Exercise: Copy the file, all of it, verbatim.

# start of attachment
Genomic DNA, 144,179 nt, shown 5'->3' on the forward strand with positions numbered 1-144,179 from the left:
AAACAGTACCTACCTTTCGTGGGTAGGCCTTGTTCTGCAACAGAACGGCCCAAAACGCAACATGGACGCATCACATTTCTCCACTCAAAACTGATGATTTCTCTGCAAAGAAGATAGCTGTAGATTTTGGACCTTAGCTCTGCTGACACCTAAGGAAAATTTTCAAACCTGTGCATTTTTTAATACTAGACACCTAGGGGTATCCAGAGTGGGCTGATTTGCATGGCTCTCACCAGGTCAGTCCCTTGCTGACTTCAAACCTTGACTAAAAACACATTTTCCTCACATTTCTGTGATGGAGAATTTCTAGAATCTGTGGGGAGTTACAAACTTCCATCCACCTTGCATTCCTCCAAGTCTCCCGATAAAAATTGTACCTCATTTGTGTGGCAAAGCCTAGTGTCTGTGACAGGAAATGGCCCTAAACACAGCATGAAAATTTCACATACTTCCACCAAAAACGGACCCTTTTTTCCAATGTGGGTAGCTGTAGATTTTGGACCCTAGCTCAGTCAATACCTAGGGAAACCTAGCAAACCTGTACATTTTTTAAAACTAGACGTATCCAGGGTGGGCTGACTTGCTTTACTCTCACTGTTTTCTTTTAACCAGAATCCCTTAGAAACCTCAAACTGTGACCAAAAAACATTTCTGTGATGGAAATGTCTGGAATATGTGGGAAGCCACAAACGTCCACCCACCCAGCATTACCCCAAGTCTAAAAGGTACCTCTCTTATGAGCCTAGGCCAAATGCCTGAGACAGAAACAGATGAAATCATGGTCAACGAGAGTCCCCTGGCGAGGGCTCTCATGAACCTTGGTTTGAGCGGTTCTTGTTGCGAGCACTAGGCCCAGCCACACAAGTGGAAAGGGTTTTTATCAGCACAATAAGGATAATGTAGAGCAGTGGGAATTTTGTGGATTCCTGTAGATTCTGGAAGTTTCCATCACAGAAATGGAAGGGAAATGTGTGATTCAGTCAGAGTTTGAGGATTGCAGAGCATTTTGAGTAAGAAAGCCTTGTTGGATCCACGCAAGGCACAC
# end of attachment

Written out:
Genomic DNA, 144,179 nt, shown 5'->3' on the forward strand with positions numbered 1-144,179 from the left:
AAACAGTACCTACCTTTCGTGGGTAGGCCTTGTTCTGCAACAGAACGGCCCAAAACGCAACATGGACGCATCACATTTCTCCACTCAAAACTGATGATTTCTCTGCAAAGAAGATAGCTGTAGATTTTGGACCTTAGCTCTGCTGACACCTAAGGAAAATTTTCAAACCTGTGCATTTTTTAATACTAGACACCTAGGGGTATCCAGAGTGGGCTGATTTGCATGGCTCTCACCAGGTCAGTCCCTTGCTGACTTCAAACCTTGACTAAAAACACATTTTCCTCACATTTCTGTGATGGAGAATTTCTAGAATCTGTGGGGAGTTACAAACTTCCATCCACCTTGCATTCCTCCAAGTCTCCCGATAAAAATTGTACCTCATTTGTGTGGCAAAGCCTAGTGTCTGTGACAGGAAATGGCCCTAAACACAGCATGAAAATTTCACATACTTCCACCAAAAACGGACCCTTTTTTCCAATGTGGGTAGCTGTAGATTTTGGACCCTAGCTCAGTCAATACCTAGGGAAACCTAGCAAACCTGTACATTTTTTAAAACTAGACGTATCCAGGGTGGGCTGACTTGCTTTACTCTCACTGTTTTCTTTTAACCAGAATCCCTTAGAAACCTCAAACTGTGACCAAAAAACATTTCTGTGATGGAAATGTCTGGAATATGTGGGAAGCCACAAACGTCCACCCACCCAGCATTACCCCAAGTCTAAAAGGTACCTCTCTTATGAGCCTAGGCCAAATGCCTGAGACAGAAACAGATGAAATCATGGTCAACGAGAGTCCCCTGGCGAGGGCTCTCATGAACCTTGGTTTGAGCGGTTCTTGTTGCGAGCACTAGGCCCAGCCACACAAGTGGAAAGGGTTTTTATCAGCACAATAAGGATAATGTAGAGCAGTGGGAATTTTGTGGATTCCTGTAGATTCTGGAAGTTTCCATCACAGAAATGGAAGGGAAATGTGTGATTCAGTCAGAGTTTGAGGATTGCAGAGCATTTTGAGTAAGAAAGCCTTGTTGGATCCACGCAAGGCACAC